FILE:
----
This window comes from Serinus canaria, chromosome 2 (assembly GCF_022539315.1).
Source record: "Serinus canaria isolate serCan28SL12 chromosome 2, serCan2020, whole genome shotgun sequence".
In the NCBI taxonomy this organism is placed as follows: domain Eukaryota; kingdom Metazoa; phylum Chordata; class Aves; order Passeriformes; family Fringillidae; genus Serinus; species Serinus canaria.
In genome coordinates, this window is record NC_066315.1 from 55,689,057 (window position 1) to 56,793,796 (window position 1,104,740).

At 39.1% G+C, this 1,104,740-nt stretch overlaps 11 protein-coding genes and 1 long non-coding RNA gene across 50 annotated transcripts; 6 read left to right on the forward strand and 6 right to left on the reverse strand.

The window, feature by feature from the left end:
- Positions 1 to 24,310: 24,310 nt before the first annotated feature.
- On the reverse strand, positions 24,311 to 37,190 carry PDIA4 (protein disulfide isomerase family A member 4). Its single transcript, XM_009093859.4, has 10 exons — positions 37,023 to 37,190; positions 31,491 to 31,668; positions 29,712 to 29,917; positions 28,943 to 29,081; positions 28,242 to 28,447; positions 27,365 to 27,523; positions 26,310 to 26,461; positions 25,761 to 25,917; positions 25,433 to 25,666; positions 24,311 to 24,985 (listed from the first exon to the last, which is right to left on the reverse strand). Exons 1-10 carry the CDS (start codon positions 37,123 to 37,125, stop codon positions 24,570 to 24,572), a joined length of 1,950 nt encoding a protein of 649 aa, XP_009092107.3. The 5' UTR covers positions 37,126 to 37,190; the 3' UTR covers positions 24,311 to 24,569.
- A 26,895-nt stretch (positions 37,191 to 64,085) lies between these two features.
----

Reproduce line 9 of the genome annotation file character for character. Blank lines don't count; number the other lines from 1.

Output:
- A 26,895-nt stretch (positions 37,191 to 64,085) lies between these two features.